Could the Cliven Bundy standoff in Nevada become the next Waco?
This is a despicable statement. It's not the statement, you have to disassociate yourself entirely from the man. And why Conservatives, or some Conservatives end up in bed with people who, you know, he makes an anti-government statement, he takes an anti-government stand, he wears a nice big hat and he rides a horse, and all of a sudden he is a champion of democracy. This is a man who said that he doesn't recognize the authority of the United States of America. And for him to reject it was the beginning of all of this. And now what he said today is just the end of this.Charles Krauthammer, Conservative commentator uncomfortable with the notoriety of Cliven Bundy.
Protesters cheer on horseback riders as they herd cattle belonging to rancher Cliven Bundy. (Reuters/Jim Urquhart)
For weeks Mr. Bundy was a rallying point for the U.S. right wing, portrayed as a struggling businessman who fought big government and what he considered unreasonable fees for allowing his cattle to graze on public land. An armed standoff ensued that reminded many people of the federal mishandling of Waco. Texas.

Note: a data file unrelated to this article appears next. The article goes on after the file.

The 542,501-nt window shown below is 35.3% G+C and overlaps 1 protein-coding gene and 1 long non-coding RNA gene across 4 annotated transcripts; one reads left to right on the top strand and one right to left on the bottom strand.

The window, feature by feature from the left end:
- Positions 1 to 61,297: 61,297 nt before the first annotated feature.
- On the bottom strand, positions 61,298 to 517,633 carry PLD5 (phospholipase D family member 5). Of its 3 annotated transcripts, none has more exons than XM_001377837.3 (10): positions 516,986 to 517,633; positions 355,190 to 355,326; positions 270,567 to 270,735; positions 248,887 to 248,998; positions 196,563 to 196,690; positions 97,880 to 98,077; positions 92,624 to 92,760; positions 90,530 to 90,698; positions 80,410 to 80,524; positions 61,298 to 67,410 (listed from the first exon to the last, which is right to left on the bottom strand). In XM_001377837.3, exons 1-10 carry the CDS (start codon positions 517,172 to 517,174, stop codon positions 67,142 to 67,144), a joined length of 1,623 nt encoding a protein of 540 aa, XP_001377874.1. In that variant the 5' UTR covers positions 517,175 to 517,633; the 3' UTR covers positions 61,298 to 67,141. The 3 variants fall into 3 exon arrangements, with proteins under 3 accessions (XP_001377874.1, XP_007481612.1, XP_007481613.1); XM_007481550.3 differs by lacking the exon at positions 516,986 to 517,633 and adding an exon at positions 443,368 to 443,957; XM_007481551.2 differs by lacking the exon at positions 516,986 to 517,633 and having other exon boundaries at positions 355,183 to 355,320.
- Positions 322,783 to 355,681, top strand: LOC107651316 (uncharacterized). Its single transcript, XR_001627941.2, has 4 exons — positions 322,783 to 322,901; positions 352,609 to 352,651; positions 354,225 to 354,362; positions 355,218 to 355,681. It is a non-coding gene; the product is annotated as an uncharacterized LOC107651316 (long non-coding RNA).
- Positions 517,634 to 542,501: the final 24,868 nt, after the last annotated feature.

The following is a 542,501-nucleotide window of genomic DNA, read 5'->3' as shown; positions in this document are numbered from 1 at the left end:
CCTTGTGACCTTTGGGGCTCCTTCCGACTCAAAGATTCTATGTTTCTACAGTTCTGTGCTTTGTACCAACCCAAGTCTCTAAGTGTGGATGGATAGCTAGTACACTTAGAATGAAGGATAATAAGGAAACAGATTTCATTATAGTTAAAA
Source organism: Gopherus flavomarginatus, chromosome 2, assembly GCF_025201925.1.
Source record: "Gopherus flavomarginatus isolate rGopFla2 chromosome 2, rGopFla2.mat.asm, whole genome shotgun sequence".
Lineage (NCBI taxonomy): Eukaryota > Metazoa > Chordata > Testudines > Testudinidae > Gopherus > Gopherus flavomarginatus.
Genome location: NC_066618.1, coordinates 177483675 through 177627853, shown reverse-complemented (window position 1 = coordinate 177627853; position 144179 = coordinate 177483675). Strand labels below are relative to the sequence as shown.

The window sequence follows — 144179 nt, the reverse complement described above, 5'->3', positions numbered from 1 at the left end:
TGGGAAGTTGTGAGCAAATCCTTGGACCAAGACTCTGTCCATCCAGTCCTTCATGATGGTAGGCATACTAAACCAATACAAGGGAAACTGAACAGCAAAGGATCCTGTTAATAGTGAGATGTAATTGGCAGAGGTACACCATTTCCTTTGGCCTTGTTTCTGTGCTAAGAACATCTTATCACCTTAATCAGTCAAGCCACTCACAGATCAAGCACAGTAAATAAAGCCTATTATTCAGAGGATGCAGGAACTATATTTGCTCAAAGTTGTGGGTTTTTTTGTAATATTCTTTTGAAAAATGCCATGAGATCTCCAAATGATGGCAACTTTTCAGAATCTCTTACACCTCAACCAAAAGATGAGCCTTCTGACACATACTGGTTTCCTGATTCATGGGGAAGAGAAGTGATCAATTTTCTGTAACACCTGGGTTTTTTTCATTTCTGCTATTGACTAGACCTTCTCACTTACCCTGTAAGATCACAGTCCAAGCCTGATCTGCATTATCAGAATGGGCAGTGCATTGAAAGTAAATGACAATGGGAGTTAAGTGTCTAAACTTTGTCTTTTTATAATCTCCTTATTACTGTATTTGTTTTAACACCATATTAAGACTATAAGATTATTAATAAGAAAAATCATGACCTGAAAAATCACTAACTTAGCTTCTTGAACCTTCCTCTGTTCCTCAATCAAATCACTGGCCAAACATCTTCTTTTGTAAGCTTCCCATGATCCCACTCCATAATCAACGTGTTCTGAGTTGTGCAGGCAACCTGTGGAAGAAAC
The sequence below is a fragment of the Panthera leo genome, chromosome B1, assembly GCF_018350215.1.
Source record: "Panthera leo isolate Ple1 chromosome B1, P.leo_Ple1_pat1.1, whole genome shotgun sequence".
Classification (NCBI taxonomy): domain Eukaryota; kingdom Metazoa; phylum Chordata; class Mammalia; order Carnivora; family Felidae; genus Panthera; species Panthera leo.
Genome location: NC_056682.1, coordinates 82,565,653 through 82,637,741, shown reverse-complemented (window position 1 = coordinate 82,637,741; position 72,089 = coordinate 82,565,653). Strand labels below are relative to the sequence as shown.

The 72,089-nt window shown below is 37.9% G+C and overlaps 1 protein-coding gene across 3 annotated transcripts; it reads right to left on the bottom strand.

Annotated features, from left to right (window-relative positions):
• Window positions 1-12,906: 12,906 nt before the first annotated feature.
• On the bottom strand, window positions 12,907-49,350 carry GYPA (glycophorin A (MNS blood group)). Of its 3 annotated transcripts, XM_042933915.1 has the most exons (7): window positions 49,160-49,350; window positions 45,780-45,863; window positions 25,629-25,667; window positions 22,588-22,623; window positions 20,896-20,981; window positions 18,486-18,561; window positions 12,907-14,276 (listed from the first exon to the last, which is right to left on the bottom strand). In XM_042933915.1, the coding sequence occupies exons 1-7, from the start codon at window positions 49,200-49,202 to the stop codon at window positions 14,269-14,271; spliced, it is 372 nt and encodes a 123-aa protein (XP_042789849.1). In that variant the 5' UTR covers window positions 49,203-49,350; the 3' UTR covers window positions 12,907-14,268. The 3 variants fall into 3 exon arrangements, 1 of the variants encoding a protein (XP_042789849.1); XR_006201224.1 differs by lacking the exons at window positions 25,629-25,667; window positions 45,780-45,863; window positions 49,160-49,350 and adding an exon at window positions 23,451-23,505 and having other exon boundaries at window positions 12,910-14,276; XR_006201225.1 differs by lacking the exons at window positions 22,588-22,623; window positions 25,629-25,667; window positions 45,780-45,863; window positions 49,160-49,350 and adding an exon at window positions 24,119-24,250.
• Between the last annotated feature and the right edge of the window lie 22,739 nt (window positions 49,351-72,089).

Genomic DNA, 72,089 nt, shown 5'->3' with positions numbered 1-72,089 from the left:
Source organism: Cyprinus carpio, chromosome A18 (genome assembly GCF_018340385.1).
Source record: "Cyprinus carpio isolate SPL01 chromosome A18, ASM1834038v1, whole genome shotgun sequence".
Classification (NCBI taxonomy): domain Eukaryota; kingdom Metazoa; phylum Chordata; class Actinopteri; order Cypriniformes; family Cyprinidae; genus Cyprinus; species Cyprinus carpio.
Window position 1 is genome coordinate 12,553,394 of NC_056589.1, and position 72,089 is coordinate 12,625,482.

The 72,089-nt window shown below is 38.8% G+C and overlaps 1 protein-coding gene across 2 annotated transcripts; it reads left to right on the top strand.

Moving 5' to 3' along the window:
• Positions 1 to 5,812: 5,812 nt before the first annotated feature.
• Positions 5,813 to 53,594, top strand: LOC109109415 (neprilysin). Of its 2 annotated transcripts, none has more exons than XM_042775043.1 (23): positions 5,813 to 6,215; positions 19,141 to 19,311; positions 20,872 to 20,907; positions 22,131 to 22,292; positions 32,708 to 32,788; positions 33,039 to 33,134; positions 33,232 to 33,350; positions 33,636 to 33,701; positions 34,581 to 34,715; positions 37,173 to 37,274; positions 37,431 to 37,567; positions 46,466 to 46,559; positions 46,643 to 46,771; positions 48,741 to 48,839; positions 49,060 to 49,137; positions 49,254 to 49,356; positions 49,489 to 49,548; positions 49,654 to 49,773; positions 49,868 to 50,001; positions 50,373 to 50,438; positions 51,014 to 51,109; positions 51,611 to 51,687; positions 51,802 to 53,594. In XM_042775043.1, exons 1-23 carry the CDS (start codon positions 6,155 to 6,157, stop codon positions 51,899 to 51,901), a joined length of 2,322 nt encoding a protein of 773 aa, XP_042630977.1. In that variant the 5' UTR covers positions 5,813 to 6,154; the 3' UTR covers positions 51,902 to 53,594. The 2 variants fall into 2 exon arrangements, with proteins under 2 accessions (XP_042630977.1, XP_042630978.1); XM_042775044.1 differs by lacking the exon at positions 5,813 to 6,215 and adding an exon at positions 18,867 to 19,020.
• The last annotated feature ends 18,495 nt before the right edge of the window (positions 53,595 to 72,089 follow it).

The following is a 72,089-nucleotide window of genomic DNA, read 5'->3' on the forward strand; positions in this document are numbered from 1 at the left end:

And then, Mr. Bundy started lecturing the media on race, suggesting many black people may have had happier lives in America's early days.
They abort their young children, they put their young men in jail, because they never, they never learned how to pick cotton. And I've often wondered are they were better off as slaves, picking cotton and having a family life and doing things? Or are they better off under government subsidy? Nevada rancher Cliven Bundy
After those comments, many Conservatives who embraced Mr. Bundy started back peddling. Fox News, American talk radio and most notable Republican Senator and potential presidential candidate Rand Paul condemned the remarks. On Friday, Mr. Bundy insisted he is not a racist. But he has has his supporters.
Devin Burghart is the Vice President of the Institute for Research and Education on Human Rights and he was in Seattle.
Ronald Kessler has written extensively about how law enforcement and secret service agencies have dealt with violent standoffs in the past. He is a US journalist and the author of nineteen books on the FBI, CIA and US Secret Service. Ronald Kessler joined us from Potomac, Maryland.
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This segment was produced by The Current's Lara O'Brien, Josh Bloch and Howard Goldenthal.
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